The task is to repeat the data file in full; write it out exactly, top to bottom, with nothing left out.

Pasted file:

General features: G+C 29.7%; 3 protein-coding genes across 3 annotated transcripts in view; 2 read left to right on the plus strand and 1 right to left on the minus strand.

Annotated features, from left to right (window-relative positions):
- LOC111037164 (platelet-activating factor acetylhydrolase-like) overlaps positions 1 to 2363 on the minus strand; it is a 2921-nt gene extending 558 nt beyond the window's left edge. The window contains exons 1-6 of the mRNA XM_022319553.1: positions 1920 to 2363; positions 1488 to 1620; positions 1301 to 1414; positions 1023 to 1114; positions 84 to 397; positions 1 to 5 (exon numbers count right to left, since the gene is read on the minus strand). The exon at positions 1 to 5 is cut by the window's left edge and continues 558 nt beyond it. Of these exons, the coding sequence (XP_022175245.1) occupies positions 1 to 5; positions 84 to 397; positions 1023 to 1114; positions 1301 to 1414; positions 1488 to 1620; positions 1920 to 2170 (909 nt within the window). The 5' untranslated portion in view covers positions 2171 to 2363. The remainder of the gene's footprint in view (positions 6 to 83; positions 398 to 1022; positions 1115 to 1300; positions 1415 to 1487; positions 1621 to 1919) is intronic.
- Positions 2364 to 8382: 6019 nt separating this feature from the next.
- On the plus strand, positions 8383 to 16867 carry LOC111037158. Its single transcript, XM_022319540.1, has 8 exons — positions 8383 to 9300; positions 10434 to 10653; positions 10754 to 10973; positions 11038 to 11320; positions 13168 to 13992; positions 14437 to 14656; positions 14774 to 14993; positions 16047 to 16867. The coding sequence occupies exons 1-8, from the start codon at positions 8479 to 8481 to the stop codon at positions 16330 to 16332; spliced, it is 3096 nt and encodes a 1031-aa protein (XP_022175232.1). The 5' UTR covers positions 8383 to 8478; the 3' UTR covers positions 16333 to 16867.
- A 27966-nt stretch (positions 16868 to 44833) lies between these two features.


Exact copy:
General features: G+C 29.7%; 3 protein-coding genes across 3 annotated transcripts in view; 2 read left to right on the plus strand and 1 right to left on the minus strand.

Annotated features, from left to right (window-relative positions):
- LOC111037164 (platelet-activating factor acetylhydrolase-like) overlaps positions 1 to 2363 on the minus strand; it is a 2921-nt gene extending 558 nt beyond the window's left edge. The window contains exons 1-6 of the mRNA XM_022319553.1: positions 1920 to 2363; positions 1488 to 1620; positions 1301 to 1414; positions 1023 to 1114; positions 84 to 397; positions 1 to 5 (exon numbers count right to left, since the gene is read on the minus strand). The exon at positions 1 to 5 is cut by the window's left edge and continues 558 nt beyond it. Of these exons, the coding sequence (XP_022175245.1) occupies positions 1 to 5; positions 84 to 397; positions 1023 to 1114; positions 1301 to 1414; positions 1488 to 1620; positions 1920 to 2170 (909 nt within the window). The 5' untranslated portion in view covers positions 2171 to 2363. The remainder of the gene's footprint in view (positions 6 to 83; positions 398 to 1022; positions 1115 to 1300; positions 1415 to 1487; positions 1621 to 1919) is intronic.
- Positions 2364 to 8382: 6019 nt separating this feature from the next.
- On the plus strand, positions 8383 to 16867 carry LOC111037158. Its single transcript, XM_022319540.1, has 8 exons — positions 8383 to 9300; positions 10434 to 10653; positions 10754 to 10973; positions 11038 to 11320; positions 13168 to 13992; positions 14437 to 14656; positions 14774 to 14993; positions 16047 to 16867. The coding sequence occupies exons 1-8, from the start codon at positions 8479 to 8481 to the stop codon at positions 16330 to 16332; spliced, it is 3096 nt and encodes a 1031-aa protein (XP_022175232.1). The 5' UTR covers positions 8383 to 8478; the 3' UTR covers positions 16333 to 16867.
- A 27966-nt stretch (positions 16868 to 44833) lies between these two features.